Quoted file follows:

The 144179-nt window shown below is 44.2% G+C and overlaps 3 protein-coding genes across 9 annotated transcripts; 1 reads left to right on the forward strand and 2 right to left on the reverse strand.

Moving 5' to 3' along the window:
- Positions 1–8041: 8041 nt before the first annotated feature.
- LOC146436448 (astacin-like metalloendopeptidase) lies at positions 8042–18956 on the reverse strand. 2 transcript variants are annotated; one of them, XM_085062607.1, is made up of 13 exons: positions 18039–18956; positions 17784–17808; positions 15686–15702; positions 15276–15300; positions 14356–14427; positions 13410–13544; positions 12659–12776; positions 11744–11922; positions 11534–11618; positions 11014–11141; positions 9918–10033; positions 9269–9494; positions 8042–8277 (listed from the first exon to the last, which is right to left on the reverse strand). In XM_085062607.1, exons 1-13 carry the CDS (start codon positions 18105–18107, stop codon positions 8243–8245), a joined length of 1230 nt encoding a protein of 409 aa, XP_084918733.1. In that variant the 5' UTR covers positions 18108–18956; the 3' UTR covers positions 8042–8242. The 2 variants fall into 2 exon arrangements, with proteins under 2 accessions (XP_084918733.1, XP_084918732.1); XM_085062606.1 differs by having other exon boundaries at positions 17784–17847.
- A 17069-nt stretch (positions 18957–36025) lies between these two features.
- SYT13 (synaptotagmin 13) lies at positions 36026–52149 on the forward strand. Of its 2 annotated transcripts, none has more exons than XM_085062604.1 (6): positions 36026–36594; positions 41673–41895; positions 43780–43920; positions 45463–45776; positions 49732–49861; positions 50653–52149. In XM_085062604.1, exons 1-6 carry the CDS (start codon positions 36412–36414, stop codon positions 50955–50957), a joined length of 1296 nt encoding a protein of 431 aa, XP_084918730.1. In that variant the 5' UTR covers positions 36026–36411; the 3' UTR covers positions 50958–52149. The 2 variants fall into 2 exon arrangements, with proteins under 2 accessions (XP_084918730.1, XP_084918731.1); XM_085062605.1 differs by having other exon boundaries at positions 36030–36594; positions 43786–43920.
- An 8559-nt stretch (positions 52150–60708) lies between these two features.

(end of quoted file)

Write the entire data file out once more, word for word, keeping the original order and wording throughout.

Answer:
The 144179-nt window shown below is 44.2% G+C and overlaps 3 protein-coding genes across 9 annotated transcripts; 1 reads left to right on the forward strand and 2 right to left on the reverse strand.

Moving 5' to 3' along the window:
- Positions 1–8041: 8041 nt before the first annotated feature.
- LOC146436448 (astacin-like metalloendopeptidase) lies at positions 8042–18956 on the reverse strand. 2 transcript variants are annotated; one of them, XM_085062607.1, is made up of 13 exons: positions 18039–18956; positions 17784–17808; positions 15686–15702; positions 15276–15300; positions 14356–14427; positions 13410–13544; positions 12659–12776; positions 11744–11922; positions 11534–11618; positions 11014–11141; positions 9918–10033; positions 9269–9494; positions 8042–8277 (listed from the first exon to the last, which is right to left on the reverse strand). In XM_085062607.1, exons 1-13 carry the CDS (start codon positions 18105–18107, stop codon positions 8243–8245), a joined length of 1230 nt encoding a protein of 409 aa, XP_084918733.1. In that variant the 5' UTR covers positions 18108–18956; the 3' UTR covers positions 8042–8242. The 2 variants fall into 2 exon arrangements, with proteins under 2 accessions (XP_084918733.1, XP_084918732.1); XM_085062606.1 differs by having other exon boundaries at positions 17784–17847.
- A 17069-nt stretch (positions 18957–36025) lies between these two features.
- SYT13 (synaptotagmin 13) lies at positions 36026–52149 on the forward strand. Of its 2 annotated transcripts, none has more exons than XM_085062604.1 (6): positions 36026–36594; positions 41673–41895; positions 43780–43920; positions 45463–45776; positions 49732–49861; positions 50653–52149. In XM_085062604.1, exons 1-6 carry the CDS (start codon positions 36412–36414, stop codon positions 50955–50957), a joined length of 1296 nt encoding a protein of 431 aa, XP_084918730.1. In that variant the 5' UTR covers positions 36026–36411; the 3' UTR covers positions 50958–52149. The 2 variants fall into 2 exon arrangements, with proteins under 2 accessions (XP_084918730.1, XP_084918731.1); XM_085062605.1 differs by having other exon boundaries at positions 36030–36594; positions 43786–43920.
- An 8559-nt stretch (positions 52150–60708) lies between these two features.